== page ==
John Anthony on mon 1 mar 04
Here's a link to a good site that discusses many of the important
points around this issue.
One important fact is that you only need show that you have a "profit
motive", and one test of that is that you have net income three out of
five years. Odd that Amazon.com can lose millions upon millions year
after year, while spending the money of venture capitalists, but a
potter who happens to subsidize some part of their overhead from
another source of income has to be subjected to all sorts of qualifying
tests to deduct the cost of a kiln.
Kathy Forer on mon 1 mar 04
I was audited once while just starting out, a year I made $18K total
from other work and had a business loss. I'd done my own taxes with
help from a friendly accountant and deducted everything I could find.
It was my Schedule C that most concerned the auditor. She went over
every single phone call I made from my downtown non-living studio,
pointing out the personal calls that must have been made. I countered
with business calls made from my home.
But after all the excruciating detail, it seemed they were really after
finding out whether this my business loss was for real or a shelter of
some kind. An $18,000 dollar shelter and the 'interview' took nearly
three hours of US tax-payers time and money! Talk about small fry....
In the end, I showed the auditor photos and slides I had brought and
she told me her daughter was a printmaker. It wasn't entirely cozy, but
I had the feeling I had passed some kind of 'believe it or not'
Bonnie/Jeremy Hellman on mon 1 mar 04
I agree that there is no "requirement" that you show a profit in 2 of 5
years, and it is only one of many "tests" about whether you are running a
business with a profit motive or running a hobby. The truth is that you
probably know in your heart whether or not your primary goal is to make
money (business) or whether you are engaging in an activity you enjoy, and
think it would be nice to make a profit but even if you don't you'll
continue doing it (hobby).
The whole point is that if you are deducting all your expenses against your
income, and find you have a net loss, what are you doing to change the way
you are operating, to TRY to make a profit? Do you do those things that
businesses tend to do, in order to make a profit? Or do you keep on doing
the same old thing and hope that you start selling more? Ask yourself, if
this were your only income in the whole world, what would you do
-When you have other income to live on, the IRS is more likely
(statistically) to examine your schedule C, particularly if it shows a loss.
-You are more likely (statically) to be audited if you have a Schedule C and
you don't itemize deductions. (Even if you do itemize deductions, you are
not "home free.")
-You are more likely (statistically) to have your schedule C examined by a
person if the activity is one that other people do for fun. (Raising horses
is the business usually mentioned here, although ceramics would certainly
-You are also more likely (statistically) to be audited if you live in
certain parts of the US than in other parts.
-You are also more likely (statistically) to have your Schedule C examined
if the total income on the return is high.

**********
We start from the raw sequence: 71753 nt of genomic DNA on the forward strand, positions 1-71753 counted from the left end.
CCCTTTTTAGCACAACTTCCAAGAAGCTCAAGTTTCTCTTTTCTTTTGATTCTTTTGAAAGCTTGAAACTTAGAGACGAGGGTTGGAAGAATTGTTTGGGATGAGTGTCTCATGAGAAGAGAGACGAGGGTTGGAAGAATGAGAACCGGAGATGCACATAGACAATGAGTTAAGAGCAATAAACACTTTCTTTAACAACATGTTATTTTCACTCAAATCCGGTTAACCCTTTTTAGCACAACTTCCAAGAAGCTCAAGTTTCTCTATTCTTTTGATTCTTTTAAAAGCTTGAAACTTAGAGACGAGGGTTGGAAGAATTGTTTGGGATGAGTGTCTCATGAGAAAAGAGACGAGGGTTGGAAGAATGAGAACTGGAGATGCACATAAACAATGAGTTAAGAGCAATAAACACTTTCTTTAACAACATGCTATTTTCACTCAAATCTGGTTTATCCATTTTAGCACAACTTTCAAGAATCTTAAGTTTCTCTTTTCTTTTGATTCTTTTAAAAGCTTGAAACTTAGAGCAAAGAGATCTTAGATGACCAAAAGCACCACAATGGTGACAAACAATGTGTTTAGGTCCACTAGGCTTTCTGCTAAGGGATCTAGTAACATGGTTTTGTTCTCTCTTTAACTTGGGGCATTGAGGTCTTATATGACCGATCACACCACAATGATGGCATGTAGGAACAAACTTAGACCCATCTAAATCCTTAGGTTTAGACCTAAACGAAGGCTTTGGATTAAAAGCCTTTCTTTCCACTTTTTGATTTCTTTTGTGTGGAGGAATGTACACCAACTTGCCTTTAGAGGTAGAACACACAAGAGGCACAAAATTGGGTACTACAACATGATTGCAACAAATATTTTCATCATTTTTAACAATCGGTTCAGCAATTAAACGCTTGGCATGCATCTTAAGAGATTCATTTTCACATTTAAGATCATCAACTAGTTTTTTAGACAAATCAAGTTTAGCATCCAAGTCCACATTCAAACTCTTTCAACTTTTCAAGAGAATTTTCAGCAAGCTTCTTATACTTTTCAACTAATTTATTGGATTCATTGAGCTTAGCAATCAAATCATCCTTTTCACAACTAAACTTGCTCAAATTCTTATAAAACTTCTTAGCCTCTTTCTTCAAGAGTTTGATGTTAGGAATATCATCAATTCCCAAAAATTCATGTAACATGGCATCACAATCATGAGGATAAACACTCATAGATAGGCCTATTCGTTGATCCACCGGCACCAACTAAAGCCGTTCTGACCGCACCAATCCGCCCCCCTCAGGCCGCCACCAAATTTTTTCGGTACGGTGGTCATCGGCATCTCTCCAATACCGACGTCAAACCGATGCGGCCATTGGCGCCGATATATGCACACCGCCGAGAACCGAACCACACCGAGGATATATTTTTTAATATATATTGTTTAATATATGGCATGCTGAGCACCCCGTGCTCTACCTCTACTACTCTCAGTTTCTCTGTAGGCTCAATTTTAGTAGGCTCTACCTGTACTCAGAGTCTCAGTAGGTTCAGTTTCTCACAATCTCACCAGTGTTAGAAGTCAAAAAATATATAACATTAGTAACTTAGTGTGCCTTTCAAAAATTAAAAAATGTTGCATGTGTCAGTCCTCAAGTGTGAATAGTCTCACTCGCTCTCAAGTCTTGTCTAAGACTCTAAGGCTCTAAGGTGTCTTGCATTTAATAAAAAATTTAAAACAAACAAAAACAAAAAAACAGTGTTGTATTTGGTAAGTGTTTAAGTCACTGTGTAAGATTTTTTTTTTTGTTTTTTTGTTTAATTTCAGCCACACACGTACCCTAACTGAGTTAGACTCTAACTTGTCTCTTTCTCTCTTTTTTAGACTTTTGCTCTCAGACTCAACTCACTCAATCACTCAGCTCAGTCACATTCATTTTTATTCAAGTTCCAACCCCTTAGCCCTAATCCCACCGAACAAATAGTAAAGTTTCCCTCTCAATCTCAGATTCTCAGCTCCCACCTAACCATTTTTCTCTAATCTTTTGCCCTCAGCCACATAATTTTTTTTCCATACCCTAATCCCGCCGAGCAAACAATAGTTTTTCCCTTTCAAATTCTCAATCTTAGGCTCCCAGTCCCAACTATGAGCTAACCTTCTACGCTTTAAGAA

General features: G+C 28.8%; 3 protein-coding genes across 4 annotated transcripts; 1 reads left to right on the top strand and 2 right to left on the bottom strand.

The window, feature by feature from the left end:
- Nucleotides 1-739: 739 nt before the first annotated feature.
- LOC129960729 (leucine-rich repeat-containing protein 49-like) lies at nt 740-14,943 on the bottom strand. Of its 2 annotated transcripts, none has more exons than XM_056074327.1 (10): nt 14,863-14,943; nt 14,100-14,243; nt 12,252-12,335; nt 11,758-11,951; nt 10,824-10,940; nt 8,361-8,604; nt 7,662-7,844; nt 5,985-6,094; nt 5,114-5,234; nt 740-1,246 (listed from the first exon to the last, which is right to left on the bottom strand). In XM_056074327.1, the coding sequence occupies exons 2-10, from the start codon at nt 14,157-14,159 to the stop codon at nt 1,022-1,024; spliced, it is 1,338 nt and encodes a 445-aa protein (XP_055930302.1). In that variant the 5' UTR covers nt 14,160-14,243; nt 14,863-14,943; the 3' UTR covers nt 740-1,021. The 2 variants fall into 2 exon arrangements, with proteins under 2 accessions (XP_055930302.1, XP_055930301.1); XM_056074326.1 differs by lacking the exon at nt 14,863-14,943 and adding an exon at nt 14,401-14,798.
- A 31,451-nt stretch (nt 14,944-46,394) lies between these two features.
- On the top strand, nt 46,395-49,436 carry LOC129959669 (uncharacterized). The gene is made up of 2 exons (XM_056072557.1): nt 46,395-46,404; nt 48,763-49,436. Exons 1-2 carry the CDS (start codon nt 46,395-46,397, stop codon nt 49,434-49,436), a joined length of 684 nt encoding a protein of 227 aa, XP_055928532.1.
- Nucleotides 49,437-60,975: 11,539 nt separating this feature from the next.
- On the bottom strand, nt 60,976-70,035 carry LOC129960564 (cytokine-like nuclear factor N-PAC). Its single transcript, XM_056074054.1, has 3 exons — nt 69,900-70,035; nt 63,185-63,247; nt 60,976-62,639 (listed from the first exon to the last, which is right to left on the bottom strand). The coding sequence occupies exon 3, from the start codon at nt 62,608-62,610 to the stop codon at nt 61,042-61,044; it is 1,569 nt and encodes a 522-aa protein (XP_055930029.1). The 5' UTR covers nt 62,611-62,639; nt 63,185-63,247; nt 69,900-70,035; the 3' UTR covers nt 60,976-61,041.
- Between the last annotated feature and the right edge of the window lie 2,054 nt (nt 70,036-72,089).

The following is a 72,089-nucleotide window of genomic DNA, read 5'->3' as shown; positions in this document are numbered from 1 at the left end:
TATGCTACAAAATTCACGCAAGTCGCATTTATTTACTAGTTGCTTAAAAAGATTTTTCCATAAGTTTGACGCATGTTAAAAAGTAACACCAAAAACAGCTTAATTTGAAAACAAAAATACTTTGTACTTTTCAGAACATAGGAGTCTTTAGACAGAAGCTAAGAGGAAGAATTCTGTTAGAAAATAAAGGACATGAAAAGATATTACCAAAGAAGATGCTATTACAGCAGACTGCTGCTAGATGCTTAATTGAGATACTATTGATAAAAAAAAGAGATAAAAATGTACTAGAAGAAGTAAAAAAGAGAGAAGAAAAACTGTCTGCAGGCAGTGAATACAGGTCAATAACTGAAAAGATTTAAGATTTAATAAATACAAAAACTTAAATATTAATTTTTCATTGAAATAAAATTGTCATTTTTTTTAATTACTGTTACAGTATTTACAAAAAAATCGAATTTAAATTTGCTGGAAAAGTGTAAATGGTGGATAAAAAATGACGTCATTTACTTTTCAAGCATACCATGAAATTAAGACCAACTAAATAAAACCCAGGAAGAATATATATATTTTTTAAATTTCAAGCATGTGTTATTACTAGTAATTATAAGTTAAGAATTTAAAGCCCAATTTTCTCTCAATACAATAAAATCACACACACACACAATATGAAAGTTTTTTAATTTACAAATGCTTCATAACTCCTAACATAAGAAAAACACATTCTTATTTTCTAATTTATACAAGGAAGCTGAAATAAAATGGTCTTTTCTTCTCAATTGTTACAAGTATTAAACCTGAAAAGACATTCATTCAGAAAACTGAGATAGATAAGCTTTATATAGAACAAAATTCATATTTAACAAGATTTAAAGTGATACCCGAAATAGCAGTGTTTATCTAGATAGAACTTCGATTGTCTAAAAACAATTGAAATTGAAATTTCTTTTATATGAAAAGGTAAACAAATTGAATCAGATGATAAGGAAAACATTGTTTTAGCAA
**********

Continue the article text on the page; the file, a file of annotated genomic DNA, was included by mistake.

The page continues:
-You are more likely (statistically) to have your Schedule C examined if
certain ratios exceed certain thresholds. These ratios are not publicized so
we can only guess what they are.
Many people come out of an IRS audit with few changes on their return, but
the process is usually not fun and it is usually time consuming in a way
that the taxpayer thinks is not productive. If you think that record keeping
to come up with information for your tax return the first time around is a
pain, I assure you that presenting those records 1 1/2 to 2 years later in
an audit is even less enjoyable. And paying a tax professional to come with
you to the audit will never qualify as a fun way to spend money.
Even though I may be the one getting paid to represent clients, I'd rather
prepare a return where a Schedule C business actually looks like a business.
More than once I've told clients that they "can't" claim yet another loss in
the same business, because it doesn't look like they're trying to make a
profit. What I mean is that I'm not comfortable preparing their Schedule C
The whole point is that if you are truly trying to make a profit, but not
succeeding, you will be doing things that should result in your earning a
profit. Maybe your profit will be less than minimum wage, but it should be a
positive number. If your activity is a hobby, my advice is to suck it in and
don't try to deduct expenses that exceed your income.
Maybe I'm getting a little grumpy this time of year, but someone on a
taxation listserv wrote in that last Monday was the tax season solstice,
where the days get longer, and the nights and weekends get longer, too.
Bonnie Hellman, CPA in PA and CO
----- Original Message -----
From: "John Anthony"
Sent: Monday, March 01, 2004 10:13 AM
Subject: Re: taxes, hobby or business
> Here's a link to a good site that discusses many of the important
> points around this issue.
> One important fact is that you only need show that you have a "profit
> motive", and one test of that is that you have net income three out of
> five years. Odd that Amazon.com can lose millions upon millions year
> after year, while spending the money of venture capitalists, but a
> potter who happens to subsidize some part of their overhead from
> another source of income has to be subjected to all sorts of qualifying
> tests to deduct the cost of a kiln.
> John A